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An examination of flame shape related to convection heat transfer in deep-fuel beds

Yedinak, Kara M., Cohen, Jack D., Forthofer, Jason M., Finney, Mark A.
International journal of wildland fire 2010 v.19 no.2 pp. 171
fire spread, fires, fuels (fire ecology), spatial distribution, depth, models, vegetation, heat transfer, shape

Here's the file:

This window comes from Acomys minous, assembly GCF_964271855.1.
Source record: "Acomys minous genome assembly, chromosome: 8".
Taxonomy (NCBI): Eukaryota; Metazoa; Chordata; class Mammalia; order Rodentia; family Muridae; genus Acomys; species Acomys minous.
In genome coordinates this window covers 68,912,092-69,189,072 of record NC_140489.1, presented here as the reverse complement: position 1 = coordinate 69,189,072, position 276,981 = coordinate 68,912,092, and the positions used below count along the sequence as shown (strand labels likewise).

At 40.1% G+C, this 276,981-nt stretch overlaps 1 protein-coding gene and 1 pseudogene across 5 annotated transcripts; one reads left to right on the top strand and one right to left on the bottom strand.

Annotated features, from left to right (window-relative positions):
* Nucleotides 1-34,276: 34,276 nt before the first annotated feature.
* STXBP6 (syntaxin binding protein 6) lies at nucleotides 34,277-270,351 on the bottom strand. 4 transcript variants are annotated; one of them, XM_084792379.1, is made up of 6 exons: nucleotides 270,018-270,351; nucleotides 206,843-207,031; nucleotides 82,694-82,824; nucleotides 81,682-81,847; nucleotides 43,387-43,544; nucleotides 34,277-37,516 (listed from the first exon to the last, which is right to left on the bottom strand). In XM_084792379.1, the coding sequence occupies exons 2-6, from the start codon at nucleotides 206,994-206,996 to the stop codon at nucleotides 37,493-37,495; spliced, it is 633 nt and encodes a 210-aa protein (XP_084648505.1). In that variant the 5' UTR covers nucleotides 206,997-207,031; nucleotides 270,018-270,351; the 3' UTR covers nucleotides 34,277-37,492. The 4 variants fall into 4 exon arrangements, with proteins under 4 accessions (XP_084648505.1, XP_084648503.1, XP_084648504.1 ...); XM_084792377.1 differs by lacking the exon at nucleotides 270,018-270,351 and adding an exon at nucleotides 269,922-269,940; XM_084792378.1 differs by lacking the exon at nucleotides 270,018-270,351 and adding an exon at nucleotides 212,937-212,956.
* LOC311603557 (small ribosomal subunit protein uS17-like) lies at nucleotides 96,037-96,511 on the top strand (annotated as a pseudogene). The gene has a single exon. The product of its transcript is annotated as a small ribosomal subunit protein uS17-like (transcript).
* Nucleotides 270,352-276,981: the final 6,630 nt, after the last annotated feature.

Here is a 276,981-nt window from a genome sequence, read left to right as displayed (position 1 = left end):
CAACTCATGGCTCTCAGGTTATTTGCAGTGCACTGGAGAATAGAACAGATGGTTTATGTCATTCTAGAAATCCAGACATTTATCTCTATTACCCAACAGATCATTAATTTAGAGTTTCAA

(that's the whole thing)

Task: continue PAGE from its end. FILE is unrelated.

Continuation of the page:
Fire spread through a fuel bed produces an observable curved combustion interface. This shape has been schematically represented largely without consideration for fire spread processes. The shape and dynamics of the flame profile within the fuel bed likely reflect the mechanisms of heat transfer necessary for the pre-heating and ignition of the fuel during fire spread. We developed a simple laminar flame model for examining convection heat transfer as a potentially significant fire spread process. The flame model produced a flame profile qualitatively comparable to experimental flames and similar to the combustion interface of spreading fires. The model comparison to flame experiments revealed that at increasing fuel depths (>0.7 m), lateral flame extension was increased through transition and turbulent flame behaviour. Given previous research indicating that radiation is not sufficient for fire spread, this research suggests that flame turbulence can produce the convection heat transfer (i.e. flame contact) necessary for fire spread particularly in vertically arranged, discontinuous fuels such as shrub and tree canopies.